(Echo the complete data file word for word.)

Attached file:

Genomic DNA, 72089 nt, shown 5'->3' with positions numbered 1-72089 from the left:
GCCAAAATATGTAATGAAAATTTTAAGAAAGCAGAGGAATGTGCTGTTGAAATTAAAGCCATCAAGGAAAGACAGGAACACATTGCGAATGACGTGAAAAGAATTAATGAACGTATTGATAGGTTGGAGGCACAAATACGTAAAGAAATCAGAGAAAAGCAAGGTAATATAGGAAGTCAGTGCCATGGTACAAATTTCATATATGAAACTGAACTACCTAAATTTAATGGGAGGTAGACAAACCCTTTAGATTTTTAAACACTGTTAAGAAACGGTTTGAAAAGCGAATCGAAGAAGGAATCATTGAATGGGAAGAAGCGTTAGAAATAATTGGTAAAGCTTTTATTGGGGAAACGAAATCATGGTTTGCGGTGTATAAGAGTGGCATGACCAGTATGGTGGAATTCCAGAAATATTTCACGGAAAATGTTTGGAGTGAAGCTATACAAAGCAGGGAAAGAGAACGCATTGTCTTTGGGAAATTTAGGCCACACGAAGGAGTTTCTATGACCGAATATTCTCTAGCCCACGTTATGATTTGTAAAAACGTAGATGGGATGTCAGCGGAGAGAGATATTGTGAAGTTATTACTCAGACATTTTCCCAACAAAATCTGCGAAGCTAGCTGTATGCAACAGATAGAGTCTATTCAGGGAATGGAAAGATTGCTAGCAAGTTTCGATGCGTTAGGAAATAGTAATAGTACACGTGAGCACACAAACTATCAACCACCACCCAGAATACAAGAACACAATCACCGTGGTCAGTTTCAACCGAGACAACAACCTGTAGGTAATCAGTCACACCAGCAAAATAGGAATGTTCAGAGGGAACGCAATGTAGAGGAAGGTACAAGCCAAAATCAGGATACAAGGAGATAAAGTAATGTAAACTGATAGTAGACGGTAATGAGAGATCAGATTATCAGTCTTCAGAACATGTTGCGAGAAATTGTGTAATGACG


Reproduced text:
Genomic DNA, 72089 nt, shown 5'->3' with positions numbered 1-72089 from the left:
GCCAAAATATGTAATGAAAATTTTAAGAAAGCAGAGGAATGTGCTGTTGAAATTAAAGCCATCAAGGAAAGACAGGAACACATTGCGAATGACGTGAAAAGAATTAATGAACGTATTGATAGGTTGGAGGCACAAATACGTAAAGAAATCAGAGAAAAGCAAGGTAATATAGGAAGTCAGTGCCATGGTACAAATTTCATATATGAAACTGAACTACCTAAATTTAATGGGAGGTAGACAAACCCTTTAGATTTTTAAACACTGTTAAGAAACGGTTTGAAAAGCGAATCGAAGAAGGAATCATTGAATGGGAAGAAGCGTTAGAAATAATTGGTAAAGCTTTTATTGGGGAAACGAAATCATGGTTTGCGGTGTATAAGAGTGGCATGACCAGTATGGTGGAATTCCAGAAATATTTCACGGAAAATGTTTGGAGTGAAGCTATACAAAGCAGGGAAAGAGAACGCATTGTCTTTGGGAAATTTAGGCCACACGAAGGAGTTTCTATGACCGAATATTCTCTAGCCCACGTTATGATTTGTAAAAACGTAGATGGGATGTCAGCGGAGAGAGATATTGTGAAGTTATTACTCAGACATTTTCCCAACAAAATCTGCGAAGCTAGCTGTATGCAACAGATAGAGTCTATTCAGGGAATGGAAAGATTGCTAGCAAGTTTCGATGCGTTAGGAAATAGTAATAGTACACGTGAGCACACAAACTATCAACCACCACCCAGAATACAAGAACACAATCACCGTGGTCAGTTTCAACCGAGACAACAACCTGTAGGTAATCAGTCACACCAGCAAAATAGGAATGTTCAGAGGGAACGCAATGTAGAGGAAGGTACAAGCCAAAATCAGGATACAAGGAGATAAAGTAATGTAAACTGATAGTAGACGGTAATGAGAGATCAGATTATCAGTCTTCAGAACATGTTGCGAGAAATTGTGTAATGACG